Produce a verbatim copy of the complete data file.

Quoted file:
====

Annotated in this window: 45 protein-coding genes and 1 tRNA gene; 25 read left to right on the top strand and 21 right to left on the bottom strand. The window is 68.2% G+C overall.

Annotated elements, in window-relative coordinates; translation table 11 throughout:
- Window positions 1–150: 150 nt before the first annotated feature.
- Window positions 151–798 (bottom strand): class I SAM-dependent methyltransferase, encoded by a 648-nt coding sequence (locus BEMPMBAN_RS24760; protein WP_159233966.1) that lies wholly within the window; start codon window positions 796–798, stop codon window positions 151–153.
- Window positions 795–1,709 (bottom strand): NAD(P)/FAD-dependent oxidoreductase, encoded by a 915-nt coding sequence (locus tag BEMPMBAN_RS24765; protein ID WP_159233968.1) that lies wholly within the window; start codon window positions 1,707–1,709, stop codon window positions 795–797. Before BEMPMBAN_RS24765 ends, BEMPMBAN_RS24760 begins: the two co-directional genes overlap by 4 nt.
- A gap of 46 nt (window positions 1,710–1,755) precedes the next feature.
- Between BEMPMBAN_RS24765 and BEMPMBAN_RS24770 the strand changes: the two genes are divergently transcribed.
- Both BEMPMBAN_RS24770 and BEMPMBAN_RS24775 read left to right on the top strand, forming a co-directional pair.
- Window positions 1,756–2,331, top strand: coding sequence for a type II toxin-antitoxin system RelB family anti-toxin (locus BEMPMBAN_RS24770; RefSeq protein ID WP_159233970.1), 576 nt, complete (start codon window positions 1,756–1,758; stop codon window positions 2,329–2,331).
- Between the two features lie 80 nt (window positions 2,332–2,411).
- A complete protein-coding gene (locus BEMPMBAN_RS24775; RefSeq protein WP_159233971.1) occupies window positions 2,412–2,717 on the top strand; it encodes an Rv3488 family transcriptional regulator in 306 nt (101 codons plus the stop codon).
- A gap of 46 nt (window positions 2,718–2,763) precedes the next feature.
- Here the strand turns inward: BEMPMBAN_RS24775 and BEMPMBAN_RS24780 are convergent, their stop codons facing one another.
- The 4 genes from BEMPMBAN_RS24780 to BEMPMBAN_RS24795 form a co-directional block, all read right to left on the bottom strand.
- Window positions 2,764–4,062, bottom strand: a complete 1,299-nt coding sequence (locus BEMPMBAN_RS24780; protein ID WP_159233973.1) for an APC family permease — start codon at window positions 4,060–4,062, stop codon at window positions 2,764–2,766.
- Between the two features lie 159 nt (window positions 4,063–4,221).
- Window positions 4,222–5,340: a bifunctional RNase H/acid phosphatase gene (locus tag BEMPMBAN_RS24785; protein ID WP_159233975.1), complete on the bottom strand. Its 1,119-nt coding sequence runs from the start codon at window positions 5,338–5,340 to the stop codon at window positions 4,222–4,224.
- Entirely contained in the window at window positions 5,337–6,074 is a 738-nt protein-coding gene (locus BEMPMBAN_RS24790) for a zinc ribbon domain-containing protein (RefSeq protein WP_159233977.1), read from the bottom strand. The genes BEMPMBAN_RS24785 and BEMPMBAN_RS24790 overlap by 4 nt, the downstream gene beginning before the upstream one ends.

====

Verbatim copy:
Annotated in this window: 45 protein-coding genes and 1 tRNA gene; 25 read left to right on the top strand and 21 right to left on the bottom strand. The window is 68.2% G+C overall.

Annotated elements, in window-relative coordinates; translation table 11 throughout:
- Window positions 1–150: 150 nt before the first annotated feature.
- Window positions 151–798 (bottom strand): class I SAM-dependent methyltransferase, encoded by a 648-nt coding sequence (locus BEMPMBAN_RS24760; protein WP_159233966.1) that lies wholly within the window; start codon window positions 796–798, stop codon window positions 151–153.
- Window positions 795–1,709 (bottom strand): NAD(P)/FAD-dependent oxidoreductase, encoded by a 915-nt coding sequence (locus tag BEMPMBAN_RS24765; protein ID WP_159233968.1) that lies wholly within the window; start codon window positions 1,707–1,709, stop codon window positions 795–797. Before BEMPMBAN_RS24765 ends, BEMPMBAN_RS24760 begins: the two co-directional genes overlap by 4 nt.
- A gap of 46 nt (window positions 1,710–1,755) precedes the next feature.
- Between BEMPMBAN_RS24765 and BEMPMBAN_RS24770 the strand changes: the two genes are divergently transcribed.
- Both BEMPMBAN_RS24770 and BEMPMBAN_RS24775 read left to right on the top strand, forming a co-directional pair.
- Window positions 1,756–2,331, top strand: coding sequence for a type II toxin-antitoxin system RelB family anti-toxin (locus BEMPMBAN_RS24770; RefSeq protein ID WP_159233970.1), 576 nt, complete (start codon window positions 1,756–1,758; stop codon window positions 2,329–2,331).
- Between the two features lie 80 nt (window positions 2,332–2,411).
- A complete protein-coding gene (locus BEMPMBAN_RS24775; RefSeq protein WP_159233971.1) occupies window positions 2,412–2,717 on the top strand; it encodes an Rv3488 family transcriptional regulator in 306 nt (101 codons plus the stop codon).
- A gap of 46 nt (window positions 2,718–2,763) precedes the next feature.
- Here the strand turns inward: BEMPMBAN_RS24775 and BEMPMBAN_RS24780 are convergent, their stop codons facing one another.
- The 4 genes from BEMPMBAN_RS24780 to BEMPMBAN_RS24795 form a co-directional block, all read right to left on the bottom strand.
- Window positions 2,764–4,062, bottom strand: a complete 1,299-nt coding sequence (locus BEMPMBAN_RS24780; protein ID WP_159233973.1) for an APC family permease — start codon at window positions 4,060–4,062, stop codon at window positions 2,764–2,766.
- Between the two features lie 159 nt (window positions 4,063–4,221).
- Window positions 4,222–5,340: a bifunctional RNase H/acid phosphatase gene (locus tag BEMPMBAN_RS24785; protein ID WP_159233975.1), complete on the bottom strand. Its 1,119-nt coding sequence runs from the start codon at window positions 5,338–5,340 to the stop codon at window positions 4,222–4,224.
- Entirely contained in the window at window positions 5,337–6,074 is a 738-nt protein-coding gene (locus BEMPMBAN_RS24790) for a zinc ribbon domain-containing protein (RefSeq protein WP_159233977.1), read from the bottom strand. The genes BEMPMBAN_RS24785 and BEMPMBAN_RS24790 overlap by 4 nt, the downstream gene beginning before the upstream one ends.